Picking the right trees for a farm
Planned woodland can look great
Published 15/02/2011 | 05:00
I received several queries following an article I wrote recently about some trees and shrubs that are good for wildlife when planted around the farm or garden.
In order to expand on this, I am here listing my favourite trees. These are species I have planted myself for improving shelter and taking the bare look off open landscapes. They are as follows: beech, oak, lime, spanish chestnut, horse chestnut, maple, cherry, crab apple, birch, rowan, walnut, hornbeam, douglas fir, sitka spruce, norway spruce, larch, scots pine, juniper, western red cedar, western hemlock, lawson cypress, and alder and willow for wet spots. I have also put in a few more unusual specimens including swamp cypress, dawn redwood, liquidambar, sequoia, handkerchief tree, tulip tree, ginkgo and some of the more interesting oaks such as hungarian oak and that wonderful tree, the scarlet oak.
Get a good tree book that illustrates what the trees look like, what soil suits them best and what size they will reach. Cassell's Trees of Britain and Northern Europe lists more than 1,800 species and cultivars, and contains detailed information and good illustrations and is one of my favourites.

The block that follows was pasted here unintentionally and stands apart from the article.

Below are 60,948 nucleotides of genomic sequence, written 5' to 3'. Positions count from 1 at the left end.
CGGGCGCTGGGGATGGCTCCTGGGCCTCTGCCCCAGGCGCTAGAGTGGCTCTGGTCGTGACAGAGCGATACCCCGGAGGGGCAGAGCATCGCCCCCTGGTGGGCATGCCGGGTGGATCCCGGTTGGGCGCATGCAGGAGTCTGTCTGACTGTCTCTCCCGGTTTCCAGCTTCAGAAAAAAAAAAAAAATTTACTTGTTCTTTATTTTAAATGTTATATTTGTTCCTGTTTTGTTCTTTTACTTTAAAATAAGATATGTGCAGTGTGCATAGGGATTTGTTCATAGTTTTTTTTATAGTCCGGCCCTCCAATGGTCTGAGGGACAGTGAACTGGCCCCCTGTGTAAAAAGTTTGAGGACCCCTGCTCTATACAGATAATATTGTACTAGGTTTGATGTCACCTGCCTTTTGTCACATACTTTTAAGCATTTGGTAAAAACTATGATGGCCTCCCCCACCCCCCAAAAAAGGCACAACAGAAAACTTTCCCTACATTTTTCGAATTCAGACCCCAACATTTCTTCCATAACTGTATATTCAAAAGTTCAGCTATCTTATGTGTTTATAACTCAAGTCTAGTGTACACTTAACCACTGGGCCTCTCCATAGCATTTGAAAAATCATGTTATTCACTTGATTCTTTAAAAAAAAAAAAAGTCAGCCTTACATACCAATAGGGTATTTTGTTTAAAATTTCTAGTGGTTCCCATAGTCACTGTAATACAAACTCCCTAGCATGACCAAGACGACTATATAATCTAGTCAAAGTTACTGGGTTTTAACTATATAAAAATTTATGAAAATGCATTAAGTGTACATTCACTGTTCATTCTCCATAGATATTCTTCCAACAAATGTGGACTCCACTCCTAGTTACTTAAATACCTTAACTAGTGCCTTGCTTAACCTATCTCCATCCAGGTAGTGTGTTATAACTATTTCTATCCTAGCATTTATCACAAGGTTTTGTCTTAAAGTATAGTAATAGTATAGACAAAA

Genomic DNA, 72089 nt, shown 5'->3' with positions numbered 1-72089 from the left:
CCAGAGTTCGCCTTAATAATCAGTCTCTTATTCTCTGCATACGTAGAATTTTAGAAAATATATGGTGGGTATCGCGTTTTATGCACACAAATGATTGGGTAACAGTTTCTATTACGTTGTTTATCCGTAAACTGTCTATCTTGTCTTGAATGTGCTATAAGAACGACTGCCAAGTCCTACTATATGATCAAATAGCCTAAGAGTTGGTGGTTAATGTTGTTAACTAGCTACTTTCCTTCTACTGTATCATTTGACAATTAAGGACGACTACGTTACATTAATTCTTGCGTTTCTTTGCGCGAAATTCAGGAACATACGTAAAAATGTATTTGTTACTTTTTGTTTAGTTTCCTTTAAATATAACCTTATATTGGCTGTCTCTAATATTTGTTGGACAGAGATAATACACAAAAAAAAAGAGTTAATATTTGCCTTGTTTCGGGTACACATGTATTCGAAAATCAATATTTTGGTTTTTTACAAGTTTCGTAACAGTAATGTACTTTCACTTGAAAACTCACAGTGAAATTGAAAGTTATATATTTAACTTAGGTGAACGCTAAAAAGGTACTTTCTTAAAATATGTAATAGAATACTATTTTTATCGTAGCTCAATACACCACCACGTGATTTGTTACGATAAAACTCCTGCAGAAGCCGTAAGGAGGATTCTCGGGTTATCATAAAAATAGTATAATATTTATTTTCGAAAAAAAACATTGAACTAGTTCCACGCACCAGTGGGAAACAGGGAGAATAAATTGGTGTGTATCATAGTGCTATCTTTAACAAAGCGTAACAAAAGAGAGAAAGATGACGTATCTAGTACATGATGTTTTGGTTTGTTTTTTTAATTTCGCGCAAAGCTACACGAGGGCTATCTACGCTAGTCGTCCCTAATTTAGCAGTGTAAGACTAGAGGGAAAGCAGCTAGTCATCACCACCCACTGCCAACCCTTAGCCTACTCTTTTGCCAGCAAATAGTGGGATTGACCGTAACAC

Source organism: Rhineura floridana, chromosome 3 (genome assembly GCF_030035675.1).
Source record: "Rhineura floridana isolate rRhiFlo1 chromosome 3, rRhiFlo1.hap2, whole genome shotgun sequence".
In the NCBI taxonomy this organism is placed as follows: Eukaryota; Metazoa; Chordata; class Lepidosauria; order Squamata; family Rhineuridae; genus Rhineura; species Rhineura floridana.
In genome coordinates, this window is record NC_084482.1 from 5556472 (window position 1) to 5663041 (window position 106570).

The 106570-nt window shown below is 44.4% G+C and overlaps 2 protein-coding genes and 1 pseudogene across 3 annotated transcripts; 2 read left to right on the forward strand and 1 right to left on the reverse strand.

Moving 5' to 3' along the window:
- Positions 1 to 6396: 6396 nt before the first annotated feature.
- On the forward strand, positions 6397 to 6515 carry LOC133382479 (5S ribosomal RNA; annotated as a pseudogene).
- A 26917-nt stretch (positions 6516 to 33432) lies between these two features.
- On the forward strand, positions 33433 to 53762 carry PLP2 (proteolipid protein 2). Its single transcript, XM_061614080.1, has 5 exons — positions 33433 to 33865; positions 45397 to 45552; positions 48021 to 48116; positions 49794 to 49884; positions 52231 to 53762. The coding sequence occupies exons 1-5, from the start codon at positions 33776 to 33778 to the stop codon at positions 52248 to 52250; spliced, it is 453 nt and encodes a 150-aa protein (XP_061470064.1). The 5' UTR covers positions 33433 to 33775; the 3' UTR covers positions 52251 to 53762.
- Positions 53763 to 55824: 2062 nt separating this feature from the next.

It is worth repeating that planting appropriate species increases the value of property by at least 15pc and not only are you adding value to your farm but, by doing so, you are also making your home a nicer place in which to live and work.
Many farmers are required under REPS to establish small woodlands. Well-planned, mixed woodland looks great, provides food and shelter for wildlife, fuel for the house and shelter for livestock in harsh weather and also reduces the heating bills for our homes by lessening the effect of icy winds.
Unless you are planting a line of trees along an avenue, most species are best established in small clumps of five or so rather than dotted singly in rows. Initially you will be planting them two metres apart but they will of course be thinned out gradually as they grow, starting at about 10-15 years depending on vigour. Don't forget to include understory species such as hazel and holly, which have many uses and also reduce cold draughts through the woods.
When planting bare land, it's best to include quick-growing pioneer species such as alder, spruce and/or birch, and place them where they can break the prevailing wind which might initially stunt the growth of less hardy specimens. All trees are best placed to take account of the natural contours of the land rather than in rectangular blocks of single species.